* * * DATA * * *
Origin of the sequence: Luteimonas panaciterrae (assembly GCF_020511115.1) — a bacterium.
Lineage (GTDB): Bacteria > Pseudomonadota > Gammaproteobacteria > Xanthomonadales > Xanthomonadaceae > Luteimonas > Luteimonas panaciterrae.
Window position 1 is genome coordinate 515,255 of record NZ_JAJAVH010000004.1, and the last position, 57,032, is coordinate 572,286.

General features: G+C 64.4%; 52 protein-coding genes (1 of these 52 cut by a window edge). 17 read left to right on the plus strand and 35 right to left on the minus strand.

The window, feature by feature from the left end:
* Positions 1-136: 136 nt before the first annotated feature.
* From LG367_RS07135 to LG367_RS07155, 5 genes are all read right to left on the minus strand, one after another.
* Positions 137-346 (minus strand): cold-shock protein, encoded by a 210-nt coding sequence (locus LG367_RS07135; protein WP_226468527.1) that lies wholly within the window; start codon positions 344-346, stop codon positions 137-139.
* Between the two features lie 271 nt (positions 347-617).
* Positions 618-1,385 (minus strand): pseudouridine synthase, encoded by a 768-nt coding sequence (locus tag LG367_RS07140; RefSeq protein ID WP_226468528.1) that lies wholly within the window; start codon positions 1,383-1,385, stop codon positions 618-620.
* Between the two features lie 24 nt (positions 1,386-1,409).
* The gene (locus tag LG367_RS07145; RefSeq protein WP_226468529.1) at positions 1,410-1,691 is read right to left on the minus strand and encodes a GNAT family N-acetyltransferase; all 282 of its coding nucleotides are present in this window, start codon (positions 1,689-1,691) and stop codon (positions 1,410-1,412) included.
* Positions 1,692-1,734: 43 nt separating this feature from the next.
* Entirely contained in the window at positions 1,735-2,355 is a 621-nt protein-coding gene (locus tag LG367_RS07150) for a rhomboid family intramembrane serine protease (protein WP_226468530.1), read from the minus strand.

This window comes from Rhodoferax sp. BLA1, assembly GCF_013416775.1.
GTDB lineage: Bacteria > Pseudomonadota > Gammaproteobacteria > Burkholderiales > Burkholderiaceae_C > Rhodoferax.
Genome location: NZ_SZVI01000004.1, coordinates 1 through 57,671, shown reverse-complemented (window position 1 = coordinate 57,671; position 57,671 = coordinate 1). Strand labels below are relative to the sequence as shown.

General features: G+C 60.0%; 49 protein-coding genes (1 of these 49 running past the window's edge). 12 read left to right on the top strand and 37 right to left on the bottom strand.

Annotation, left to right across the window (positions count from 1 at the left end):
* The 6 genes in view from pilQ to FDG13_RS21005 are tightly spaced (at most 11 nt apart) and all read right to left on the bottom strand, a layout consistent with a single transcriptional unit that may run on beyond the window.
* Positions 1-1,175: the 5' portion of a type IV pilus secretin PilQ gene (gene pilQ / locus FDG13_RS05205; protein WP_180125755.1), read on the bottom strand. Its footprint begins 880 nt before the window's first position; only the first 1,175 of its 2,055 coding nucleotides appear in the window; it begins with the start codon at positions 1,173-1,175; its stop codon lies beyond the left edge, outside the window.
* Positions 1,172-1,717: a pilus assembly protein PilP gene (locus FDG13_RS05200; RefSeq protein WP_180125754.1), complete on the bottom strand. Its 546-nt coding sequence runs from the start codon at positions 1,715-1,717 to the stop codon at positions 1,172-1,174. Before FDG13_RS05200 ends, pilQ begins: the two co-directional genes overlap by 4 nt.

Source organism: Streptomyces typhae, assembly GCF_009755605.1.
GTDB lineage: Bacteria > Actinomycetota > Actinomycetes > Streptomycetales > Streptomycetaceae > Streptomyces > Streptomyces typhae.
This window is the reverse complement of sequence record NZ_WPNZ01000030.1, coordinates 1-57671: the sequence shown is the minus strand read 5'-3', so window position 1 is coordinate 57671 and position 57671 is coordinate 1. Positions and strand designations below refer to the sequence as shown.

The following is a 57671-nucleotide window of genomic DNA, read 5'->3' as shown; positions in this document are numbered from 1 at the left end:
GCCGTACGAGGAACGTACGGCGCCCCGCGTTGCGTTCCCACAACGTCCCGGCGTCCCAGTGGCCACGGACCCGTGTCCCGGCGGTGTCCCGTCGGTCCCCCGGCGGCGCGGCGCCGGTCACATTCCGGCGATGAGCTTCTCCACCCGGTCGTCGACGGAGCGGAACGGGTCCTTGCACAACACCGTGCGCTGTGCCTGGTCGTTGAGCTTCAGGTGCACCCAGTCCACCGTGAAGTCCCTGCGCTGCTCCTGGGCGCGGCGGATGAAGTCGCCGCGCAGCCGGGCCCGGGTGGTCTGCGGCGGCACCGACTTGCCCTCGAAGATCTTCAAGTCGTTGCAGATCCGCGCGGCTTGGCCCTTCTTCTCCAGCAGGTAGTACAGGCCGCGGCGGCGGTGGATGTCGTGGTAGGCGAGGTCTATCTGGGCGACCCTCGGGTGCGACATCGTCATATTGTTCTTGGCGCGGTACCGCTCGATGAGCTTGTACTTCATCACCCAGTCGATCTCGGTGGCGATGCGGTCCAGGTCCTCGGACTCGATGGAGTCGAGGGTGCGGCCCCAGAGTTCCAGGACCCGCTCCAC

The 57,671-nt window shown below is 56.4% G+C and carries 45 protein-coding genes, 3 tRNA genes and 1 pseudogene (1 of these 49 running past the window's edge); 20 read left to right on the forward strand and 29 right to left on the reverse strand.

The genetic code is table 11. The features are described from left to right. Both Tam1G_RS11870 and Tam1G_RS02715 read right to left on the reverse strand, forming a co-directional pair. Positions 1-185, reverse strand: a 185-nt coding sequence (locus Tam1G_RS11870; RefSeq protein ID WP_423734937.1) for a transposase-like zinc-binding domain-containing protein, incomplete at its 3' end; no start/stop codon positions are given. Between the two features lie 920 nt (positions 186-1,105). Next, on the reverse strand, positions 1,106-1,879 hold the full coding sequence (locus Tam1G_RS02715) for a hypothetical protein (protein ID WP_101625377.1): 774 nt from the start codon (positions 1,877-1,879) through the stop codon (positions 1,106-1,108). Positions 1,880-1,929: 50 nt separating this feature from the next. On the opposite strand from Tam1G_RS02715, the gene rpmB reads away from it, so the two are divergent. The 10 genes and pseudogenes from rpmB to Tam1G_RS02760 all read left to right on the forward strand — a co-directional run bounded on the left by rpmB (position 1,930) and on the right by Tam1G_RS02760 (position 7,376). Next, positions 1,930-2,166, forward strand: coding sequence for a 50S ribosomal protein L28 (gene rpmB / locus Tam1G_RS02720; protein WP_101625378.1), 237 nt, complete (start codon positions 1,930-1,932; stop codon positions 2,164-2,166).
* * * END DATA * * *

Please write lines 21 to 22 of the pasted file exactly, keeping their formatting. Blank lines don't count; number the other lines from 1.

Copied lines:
* Positions 1-1,175: the 5' portion of a type IV pilus secretin PilQ gene (gene pilQ / locus FDG13_RS05205; protein WP_180125755.1), read on the bottom strand. Its footprint begins 880 nt before the window's first position; only the first 1,175 of its 2,055 coding nucleotides appear in the window; it begins with the start codon at positions 1,173-1,175; its stop codon lies beyond the left edge, outside the window.
* Positions 1,172-1,717: a pilus assembly protein PilP gene (locus FDG13_RS05200; RefSeq protein WP_180125754.1), complete on the bottom strand. Its 546-nt coding sequence runs from the start codon at positions 1,715-1,717 to the stop codon at positions 1,172-1,174. Before FDG13_RS05200 ends, pilQ begins: the two co-directional genes overlap by 4 nt.